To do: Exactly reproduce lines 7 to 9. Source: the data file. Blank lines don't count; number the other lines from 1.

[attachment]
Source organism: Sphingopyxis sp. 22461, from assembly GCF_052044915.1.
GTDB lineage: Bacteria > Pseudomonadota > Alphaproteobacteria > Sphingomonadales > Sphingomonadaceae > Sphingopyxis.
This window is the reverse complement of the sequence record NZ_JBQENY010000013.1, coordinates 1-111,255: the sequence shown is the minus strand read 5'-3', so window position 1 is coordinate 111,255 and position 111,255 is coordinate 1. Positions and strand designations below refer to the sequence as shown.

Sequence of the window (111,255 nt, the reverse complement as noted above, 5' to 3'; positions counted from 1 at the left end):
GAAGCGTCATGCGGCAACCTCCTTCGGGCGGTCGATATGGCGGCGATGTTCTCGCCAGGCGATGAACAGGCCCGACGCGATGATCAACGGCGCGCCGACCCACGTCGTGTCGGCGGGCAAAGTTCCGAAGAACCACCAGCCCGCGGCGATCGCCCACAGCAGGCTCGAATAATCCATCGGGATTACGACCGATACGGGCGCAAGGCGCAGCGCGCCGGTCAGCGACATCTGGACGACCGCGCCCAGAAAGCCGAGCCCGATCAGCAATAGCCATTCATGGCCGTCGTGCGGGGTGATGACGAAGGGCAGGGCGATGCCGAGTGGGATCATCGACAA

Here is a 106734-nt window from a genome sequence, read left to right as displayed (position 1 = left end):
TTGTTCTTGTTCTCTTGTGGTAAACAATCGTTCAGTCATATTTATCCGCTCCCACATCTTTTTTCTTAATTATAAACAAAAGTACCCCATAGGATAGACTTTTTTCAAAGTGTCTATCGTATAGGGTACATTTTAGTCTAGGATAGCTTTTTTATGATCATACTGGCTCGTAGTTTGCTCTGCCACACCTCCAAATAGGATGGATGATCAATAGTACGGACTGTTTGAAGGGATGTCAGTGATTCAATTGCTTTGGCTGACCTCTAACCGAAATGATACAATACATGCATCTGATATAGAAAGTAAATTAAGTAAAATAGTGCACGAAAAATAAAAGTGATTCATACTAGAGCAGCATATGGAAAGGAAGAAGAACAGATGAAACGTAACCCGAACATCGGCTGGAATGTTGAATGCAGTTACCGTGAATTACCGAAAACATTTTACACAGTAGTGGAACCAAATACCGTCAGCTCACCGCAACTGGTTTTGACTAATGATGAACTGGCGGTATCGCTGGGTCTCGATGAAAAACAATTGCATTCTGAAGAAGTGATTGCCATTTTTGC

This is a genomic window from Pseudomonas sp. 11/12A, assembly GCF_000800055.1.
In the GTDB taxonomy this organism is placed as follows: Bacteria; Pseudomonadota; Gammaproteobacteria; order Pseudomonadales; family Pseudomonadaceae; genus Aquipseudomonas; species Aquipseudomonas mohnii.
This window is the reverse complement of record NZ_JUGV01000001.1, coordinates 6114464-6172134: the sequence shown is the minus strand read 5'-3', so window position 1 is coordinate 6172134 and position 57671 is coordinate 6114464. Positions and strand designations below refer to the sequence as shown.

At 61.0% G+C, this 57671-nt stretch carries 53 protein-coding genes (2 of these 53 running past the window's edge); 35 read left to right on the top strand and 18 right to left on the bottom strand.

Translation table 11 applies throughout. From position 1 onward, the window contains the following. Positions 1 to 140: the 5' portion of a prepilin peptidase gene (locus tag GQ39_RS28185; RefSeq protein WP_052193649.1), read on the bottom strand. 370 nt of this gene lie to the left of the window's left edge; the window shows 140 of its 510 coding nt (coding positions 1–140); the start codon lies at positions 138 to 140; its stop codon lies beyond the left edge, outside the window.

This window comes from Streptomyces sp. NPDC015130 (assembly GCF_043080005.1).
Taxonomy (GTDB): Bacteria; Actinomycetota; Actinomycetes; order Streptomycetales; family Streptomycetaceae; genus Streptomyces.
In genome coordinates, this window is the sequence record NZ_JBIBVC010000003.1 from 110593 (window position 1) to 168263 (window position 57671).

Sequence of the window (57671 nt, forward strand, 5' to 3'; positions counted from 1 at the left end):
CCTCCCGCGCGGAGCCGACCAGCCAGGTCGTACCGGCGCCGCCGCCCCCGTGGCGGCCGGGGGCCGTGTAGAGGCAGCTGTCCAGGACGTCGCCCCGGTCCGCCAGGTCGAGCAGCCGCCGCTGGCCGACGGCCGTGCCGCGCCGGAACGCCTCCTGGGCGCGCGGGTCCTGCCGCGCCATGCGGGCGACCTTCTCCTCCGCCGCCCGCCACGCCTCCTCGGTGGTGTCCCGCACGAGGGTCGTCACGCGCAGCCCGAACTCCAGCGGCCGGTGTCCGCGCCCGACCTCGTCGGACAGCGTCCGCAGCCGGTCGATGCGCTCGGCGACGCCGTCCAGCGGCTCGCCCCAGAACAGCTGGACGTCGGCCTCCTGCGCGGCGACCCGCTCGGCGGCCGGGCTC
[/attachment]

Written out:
TTGTTCTTGTTCTCTTGTGGTAAACAATCGTTCAGTCATATTTATCCGCTCCCACATCTTTTTTCTTAATTATAAACAAAAGTACCCCATAGGATAGACTTTTTTCAAAGTGTCTATCGTATAGGGTACATTTTAGTCTAGGATAGCTTTTTTATGATCATACTGGCTCGTAGTTTGCTCTGCCACACCTCCAAATAGGATGGATGATCAATAGTACGGACTGTTTGAAGGGATGTCAGTGATTCAATTGCTTTGGCTGACCTCTAACCGAAATGATACAATACATGCATCTGATATAGAAAGTAAATTAAGTAAAATAGTGCACGAAAAATAAAAGTGATTCATACTAGAGCAGCATATGGAAAGGAAGAAGAACAGATGAAACGTAACCCGAACATCGGCTGGAATGTTGAATGCAGTTACCGTGAATTACCGAAAACATTTTACACAGTAGTGGAACCAAATACCGTCAGCTCACCGCAACTGGTTTTGACTAATGATGAACTGGCGGTATCGCTGGGTCTCGATGAAAAACAATTGCATTCTGAAGAAGTGATTGCCATTTTTGC

This is a genomic window from Pseudomonas sp. 11/12A, assembly GCF_000800055.1.
In the GTDB taxonomy this organism is placed as follows: Bacteria; Pseudomonadota; Gammaproteobacteria; order Pseudomonadales; family Pseudomonadaceae; genus Aquipseudomonas; species Aquipseudomonas mohnii.